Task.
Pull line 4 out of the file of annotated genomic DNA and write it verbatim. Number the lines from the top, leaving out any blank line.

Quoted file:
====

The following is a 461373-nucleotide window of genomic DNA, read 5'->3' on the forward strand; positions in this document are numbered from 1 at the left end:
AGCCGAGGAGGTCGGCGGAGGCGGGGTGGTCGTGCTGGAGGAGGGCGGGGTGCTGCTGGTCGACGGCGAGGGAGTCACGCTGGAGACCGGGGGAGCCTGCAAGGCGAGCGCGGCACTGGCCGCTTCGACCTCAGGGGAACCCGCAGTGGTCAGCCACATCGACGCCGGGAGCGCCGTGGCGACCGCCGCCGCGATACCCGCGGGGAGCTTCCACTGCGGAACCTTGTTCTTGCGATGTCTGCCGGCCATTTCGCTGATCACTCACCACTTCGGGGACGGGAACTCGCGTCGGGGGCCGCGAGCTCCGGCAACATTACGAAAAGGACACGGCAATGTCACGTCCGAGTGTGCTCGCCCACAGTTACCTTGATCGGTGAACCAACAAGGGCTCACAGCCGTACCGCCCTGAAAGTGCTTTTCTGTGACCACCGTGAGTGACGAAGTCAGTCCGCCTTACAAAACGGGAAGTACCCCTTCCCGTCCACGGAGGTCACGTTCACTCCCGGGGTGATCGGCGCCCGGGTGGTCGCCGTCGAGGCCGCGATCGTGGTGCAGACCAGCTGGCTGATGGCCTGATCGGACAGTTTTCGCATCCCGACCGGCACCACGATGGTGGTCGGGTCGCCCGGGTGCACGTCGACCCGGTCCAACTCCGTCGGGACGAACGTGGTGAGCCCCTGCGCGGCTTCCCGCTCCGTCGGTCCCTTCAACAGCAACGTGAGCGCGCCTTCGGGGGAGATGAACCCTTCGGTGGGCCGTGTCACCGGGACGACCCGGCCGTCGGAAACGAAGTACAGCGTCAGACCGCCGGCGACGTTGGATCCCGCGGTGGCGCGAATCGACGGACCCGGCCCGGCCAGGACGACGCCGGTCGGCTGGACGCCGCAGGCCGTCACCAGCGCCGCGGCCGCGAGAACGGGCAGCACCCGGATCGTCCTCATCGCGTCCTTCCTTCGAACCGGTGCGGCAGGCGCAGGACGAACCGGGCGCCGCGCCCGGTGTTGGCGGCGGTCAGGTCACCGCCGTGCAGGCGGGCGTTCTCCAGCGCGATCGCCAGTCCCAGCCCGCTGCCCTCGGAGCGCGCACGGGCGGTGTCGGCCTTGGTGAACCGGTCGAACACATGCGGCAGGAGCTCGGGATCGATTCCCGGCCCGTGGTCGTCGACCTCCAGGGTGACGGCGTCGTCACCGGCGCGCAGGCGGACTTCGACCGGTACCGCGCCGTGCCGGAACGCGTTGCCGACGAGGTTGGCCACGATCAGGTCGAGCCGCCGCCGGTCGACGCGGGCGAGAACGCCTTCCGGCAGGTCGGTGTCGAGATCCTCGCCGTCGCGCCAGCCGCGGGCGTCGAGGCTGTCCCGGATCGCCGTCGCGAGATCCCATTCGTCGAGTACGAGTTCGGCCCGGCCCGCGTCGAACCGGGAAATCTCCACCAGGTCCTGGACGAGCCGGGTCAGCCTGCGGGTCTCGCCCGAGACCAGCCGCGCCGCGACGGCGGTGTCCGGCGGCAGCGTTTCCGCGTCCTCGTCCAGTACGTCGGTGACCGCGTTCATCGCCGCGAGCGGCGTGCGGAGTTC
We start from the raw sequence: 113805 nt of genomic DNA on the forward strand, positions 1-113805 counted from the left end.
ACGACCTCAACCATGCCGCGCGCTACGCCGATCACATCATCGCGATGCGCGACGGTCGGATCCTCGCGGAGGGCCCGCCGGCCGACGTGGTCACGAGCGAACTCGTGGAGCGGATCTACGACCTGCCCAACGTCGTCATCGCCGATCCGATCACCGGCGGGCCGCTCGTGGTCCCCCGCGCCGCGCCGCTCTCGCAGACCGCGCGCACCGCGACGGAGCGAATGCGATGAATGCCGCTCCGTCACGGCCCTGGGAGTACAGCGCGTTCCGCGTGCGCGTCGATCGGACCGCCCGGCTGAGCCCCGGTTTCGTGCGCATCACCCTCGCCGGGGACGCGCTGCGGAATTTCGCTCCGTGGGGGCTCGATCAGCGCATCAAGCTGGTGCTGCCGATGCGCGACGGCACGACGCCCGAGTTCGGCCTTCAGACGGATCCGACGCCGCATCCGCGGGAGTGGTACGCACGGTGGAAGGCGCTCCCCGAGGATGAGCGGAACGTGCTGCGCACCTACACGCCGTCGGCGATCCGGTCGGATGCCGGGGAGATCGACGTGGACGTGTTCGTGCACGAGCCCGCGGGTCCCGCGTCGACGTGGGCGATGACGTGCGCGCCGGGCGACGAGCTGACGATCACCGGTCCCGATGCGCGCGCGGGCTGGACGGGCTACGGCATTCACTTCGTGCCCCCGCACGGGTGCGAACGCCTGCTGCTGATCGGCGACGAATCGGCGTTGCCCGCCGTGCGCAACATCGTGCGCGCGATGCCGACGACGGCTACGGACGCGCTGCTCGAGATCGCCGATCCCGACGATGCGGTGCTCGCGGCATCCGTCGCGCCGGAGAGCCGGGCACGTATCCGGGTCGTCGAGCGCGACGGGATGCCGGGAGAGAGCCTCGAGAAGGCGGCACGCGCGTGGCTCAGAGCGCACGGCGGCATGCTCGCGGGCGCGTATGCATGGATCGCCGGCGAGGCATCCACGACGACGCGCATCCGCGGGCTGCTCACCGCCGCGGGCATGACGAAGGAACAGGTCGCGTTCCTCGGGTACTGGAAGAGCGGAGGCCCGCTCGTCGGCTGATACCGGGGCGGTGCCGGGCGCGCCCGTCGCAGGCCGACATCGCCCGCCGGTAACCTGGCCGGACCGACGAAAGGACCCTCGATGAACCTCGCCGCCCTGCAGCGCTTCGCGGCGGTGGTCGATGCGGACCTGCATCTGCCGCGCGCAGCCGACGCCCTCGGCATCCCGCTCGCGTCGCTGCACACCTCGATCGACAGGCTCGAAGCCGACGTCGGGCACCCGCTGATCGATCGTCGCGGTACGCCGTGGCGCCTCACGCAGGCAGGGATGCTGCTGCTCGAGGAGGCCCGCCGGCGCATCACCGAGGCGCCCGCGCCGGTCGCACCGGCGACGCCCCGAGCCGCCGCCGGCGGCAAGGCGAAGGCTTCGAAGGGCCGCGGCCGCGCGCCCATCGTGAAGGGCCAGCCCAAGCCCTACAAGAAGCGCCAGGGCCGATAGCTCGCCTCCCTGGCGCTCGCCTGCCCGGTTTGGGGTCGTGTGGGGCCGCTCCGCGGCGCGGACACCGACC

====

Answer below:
ACGACCTCAACCATGCCGCGCGCTACGCCGATCACATCATCGCGATGCGCGACGGTCGGATCCTCGCGGAGGGCCCGCCGGCCGACGTGGTCACGAGCGAACTCGTGGAGCGGATCTACGACCTGCCCAACGTCGTCATCGCCGATCCGATCACCGGCGGGCCGCTCGTGGTCCCCCGCGCCGCGCCGCTCTCGCAGACCGCGCGCACCGCGACGGAGCGAATGCGATGAATGCCGCTCCGTCACGGCCCTGGGAGTACAGCGCGTTCCGCGTGCGCGTCGATCGGACCGCCCGGCTGAGCCCCGGTTTCGTGCGCATCACCCTCGCCGGGGACGCGCTGCGGAATTTCGCTCCGTGGGGGCTCGATCAGCGCATCAAGCTGGTGCTGCCGATGCGCGACGGCACGACGCCCGAGTTCGGCCTTCAGACGGATCCGACGCCGCATCCGCGGGAGTGGTACGCACGGTGGAAGGCGCTCCCCGAGGATGAGCGGAACGTGCTGCGCACCTACACGCCGTCGGCGATCCGGTCGGATGCCGGGGAGATCGACGTGGACGTGTTCGTGCACGAGCCCGCGGGTCCCGCGTCGACGTGGGCGATGACGTGCGCGCCGGGCGACGAGCTGACGATCACCGGTCCCGATGCGCGCGCGGGCTGGACGGGCTACGGCATTCACTTCGTGCCCCCGCACGGGTGCGAACGCCTGCTGCTGATCGGCGACGAATCGGCGTTGCCCGCCGTGCGCAACATCGTGCGCGCGATGCCGACGACGGCTACGGACGCGCTGCTCGAGATCGCCGATCCCGACGATGCGGTGCTCGCGGCATCCGTCGCGCCGGAGAGCCGGGCACGTATCCGGGTCGTCGAGCGCGACGGGATGCCGGGAGAGAGCCTCGAGAAGGCGGCACGCGCGTGGCTCAGAGCGCACGGCGGCATGCTCGCGGGCGCGTATGCATGGATCGCCGGCGAGGCATCCACGACGACGCGCATCCGCGGGCTGCTCACCGCCGCGGGCATGACGAAGGAACAGGTCGCGTTCCTCGGGTACTGGAAGAGCGGAGGCCCGCTCGTCGGCTGATACCGGGGCGGTGCCGGGCGCGCCCGTCGCAGGCCGACATCGCCCGCCGGTAACCTGGCCGGACCGACGAAAGGACCCTCGATGAACCTCGCCGCCCTGCAGCGCTTCGCGGCGGTGGTCGATGCGGACCTGCATCTGCCGCGCGCAGCCGACGCCCTCGGCATCCCGCTCGCGTCGCTGCACACCTCGATCGACAGGCTCGAAGCCGACGTCGGGCACCCGCTGATCGATCGTCGCGGTACGCCGTGGCGCCTCACGCAGGCAGGGATGCTGCTGCTCGAGGAGGCCCGCCGGCGCATCACCGAGGCGCCCGCGCCGGTCGCACCGGCGACGCCCCGAGCCGCCGCCGGCGGCAAGGCGAAGGCTTCGAAGGGCCGCGGCCGCGCGCCCATCGTGAAGGGCCAGCCCAAGCCCTACAAGAAGCGCCAGGGCCGATAGCTCGCCTCCCTGGCGCTCGCCTGCCCGGTTTGGGGTCGTGTGGGGCCGCTCCGCGGCGCGGACACCGACC